Summary:Sandeep Jauhar, M.D., Ph.D. is currently director of the Heart Failure Program at Long Island Jewish Medical Center in New York. Thus, one can assume that he is an accomplished cardiologist and administrator. It was not always so. This memoir flashes back to 10-15 years earlier when the author was casting about for a career, finally settling on medicine almost by default; it follows him to medical school (at Washington University in St. Louis) and then centers on his first year of residency training at Cornell's New York Hospital in Manhattan -- the internship year.
Summary:In summer 1962, virgins Edward Mayhew and Florence Ponting take their wedding supper in a hotel suite overlooking stony Chesil Beach on the Dorset coast. Married that afternoon, each is thinking of the bed in the next room. With only a little experience, Edward has waited patiently, but looks forward, enthusiasm mingled with apprehension over his performance. Florence however is revolted and even frightened by the thought of sex, but she does not dare to reveal her fears. They are both embarrassed by the hovering staff, and eventually leave the meal unfinished.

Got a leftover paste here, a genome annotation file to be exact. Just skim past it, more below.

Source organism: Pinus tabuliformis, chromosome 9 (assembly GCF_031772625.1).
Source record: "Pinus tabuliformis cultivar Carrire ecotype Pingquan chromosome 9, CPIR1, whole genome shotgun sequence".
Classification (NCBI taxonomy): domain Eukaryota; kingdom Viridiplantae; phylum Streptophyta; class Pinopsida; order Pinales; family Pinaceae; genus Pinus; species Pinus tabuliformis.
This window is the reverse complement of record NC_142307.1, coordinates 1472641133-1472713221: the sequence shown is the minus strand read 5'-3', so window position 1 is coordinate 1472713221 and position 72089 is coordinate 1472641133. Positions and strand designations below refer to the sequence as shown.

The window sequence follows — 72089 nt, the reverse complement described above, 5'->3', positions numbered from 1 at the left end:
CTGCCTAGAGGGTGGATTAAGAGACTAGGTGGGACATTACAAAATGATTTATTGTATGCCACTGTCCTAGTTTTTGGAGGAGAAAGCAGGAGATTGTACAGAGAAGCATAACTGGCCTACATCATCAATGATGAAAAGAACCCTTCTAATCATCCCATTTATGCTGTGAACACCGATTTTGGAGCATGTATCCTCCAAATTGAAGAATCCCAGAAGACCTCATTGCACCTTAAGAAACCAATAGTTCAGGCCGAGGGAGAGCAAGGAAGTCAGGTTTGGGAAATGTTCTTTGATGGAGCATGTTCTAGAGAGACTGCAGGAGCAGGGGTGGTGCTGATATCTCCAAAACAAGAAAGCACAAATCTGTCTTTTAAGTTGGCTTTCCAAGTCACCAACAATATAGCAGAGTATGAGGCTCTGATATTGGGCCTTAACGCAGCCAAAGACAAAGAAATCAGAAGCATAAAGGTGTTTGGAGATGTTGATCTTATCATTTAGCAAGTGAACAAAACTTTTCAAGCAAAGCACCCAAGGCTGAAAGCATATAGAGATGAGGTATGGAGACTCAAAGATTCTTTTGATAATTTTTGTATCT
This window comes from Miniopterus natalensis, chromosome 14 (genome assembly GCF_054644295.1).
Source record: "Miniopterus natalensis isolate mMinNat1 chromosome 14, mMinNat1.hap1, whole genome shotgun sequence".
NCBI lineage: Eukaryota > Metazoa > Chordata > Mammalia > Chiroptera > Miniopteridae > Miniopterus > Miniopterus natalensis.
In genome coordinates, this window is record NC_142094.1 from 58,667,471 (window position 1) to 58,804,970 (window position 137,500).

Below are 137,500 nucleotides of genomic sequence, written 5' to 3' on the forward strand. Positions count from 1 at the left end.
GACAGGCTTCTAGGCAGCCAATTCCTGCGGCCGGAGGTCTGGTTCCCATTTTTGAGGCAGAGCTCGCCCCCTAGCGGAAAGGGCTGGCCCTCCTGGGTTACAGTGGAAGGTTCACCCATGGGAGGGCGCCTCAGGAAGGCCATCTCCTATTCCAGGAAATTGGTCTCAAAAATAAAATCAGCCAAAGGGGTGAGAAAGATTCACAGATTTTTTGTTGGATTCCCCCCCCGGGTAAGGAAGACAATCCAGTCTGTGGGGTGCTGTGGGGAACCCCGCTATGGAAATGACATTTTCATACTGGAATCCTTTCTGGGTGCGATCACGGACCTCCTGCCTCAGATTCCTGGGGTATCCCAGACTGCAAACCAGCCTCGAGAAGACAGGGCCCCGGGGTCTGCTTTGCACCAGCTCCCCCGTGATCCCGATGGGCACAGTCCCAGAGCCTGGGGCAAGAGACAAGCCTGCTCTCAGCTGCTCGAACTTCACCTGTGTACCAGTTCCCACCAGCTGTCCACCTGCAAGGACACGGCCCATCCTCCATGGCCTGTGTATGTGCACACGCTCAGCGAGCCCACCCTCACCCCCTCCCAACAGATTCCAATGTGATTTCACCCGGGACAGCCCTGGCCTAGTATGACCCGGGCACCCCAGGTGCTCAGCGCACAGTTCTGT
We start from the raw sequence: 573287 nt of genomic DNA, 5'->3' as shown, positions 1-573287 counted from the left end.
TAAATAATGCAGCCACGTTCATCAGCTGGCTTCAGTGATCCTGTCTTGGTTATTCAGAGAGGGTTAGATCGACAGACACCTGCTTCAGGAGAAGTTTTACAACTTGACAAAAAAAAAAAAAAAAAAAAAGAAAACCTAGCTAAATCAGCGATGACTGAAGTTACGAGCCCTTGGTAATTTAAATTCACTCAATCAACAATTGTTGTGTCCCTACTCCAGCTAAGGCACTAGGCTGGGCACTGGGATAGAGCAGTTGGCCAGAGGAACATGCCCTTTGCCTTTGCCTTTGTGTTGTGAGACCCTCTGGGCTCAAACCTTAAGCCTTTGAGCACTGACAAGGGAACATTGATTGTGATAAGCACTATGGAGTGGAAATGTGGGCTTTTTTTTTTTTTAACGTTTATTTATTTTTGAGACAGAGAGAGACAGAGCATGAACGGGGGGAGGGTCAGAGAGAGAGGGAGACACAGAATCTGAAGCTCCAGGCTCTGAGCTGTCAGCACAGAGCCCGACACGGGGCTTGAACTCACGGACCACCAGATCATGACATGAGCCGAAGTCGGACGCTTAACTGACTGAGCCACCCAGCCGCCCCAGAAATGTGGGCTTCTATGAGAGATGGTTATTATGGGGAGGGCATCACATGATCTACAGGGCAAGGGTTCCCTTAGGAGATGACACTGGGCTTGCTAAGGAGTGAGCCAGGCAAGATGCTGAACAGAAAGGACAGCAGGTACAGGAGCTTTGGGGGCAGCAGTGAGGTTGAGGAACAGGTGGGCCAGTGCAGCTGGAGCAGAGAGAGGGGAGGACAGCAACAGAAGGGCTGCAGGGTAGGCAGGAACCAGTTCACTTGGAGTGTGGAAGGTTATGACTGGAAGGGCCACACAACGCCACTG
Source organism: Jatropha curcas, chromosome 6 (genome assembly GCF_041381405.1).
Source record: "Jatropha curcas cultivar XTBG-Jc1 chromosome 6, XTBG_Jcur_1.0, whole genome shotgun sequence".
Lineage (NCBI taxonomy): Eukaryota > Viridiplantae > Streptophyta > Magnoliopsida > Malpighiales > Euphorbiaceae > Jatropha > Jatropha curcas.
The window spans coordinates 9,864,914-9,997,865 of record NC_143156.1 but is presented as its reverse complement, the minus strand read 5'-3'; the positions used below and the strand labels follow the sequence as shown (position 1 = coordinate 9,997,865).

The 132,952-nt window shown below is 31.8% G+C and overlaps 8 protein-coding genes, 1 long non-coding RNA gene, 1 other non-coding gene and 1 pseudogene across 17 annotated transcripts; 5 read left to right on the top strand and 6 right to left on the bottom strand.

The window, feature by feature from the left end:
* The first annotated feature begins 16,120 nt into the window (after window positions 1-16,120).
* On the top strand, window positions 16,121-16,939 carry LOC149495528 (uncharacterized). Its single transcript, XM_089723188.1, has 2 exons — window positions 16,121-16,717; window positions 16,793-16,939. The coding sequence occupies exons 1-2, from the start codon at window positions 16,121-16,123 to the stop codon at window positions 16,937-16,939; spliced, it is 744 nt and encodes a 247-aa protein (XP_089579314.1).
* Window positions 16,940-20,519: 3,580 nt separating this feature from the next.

In this one act play, as a result of a new medication, a middle-aged woman named Deborah wakes up after spending nearly 30 years in a "coma." More precisely, she was in a dream-like state of unawareness or altered awareness that Hornby, her doctor, refers to as "a kind of Alaska."(p. 34) Deborah thinks that she has only been "asleep" for a short while, so she asks about her parents and sister, as if she were still the adolescent she remembers. Hornby assures her that her mind has been suspended all that time, although he has been at her side, fighting to keep her alive: "Some wanted to bury you. I forbade it." (p. 34)
Uncertain what to say, Pauline, Deborah's younger sister, now enters the hospital room. Hearing Pauline's news of the family, Deborah tries to comprehend what has happened, but it seems just too bizarre. Then Hornby reveals that Pauline has been his wife for more than 20 years. Deborah experiences the walls of her consciousness closing in, "Let me out. Stop it. Let me out. Stop it. Stop it." (p. 38) Suddenly, she returns to the conversation and summarizes everything she has heard. "I think I have the matter in proportion," she concludes.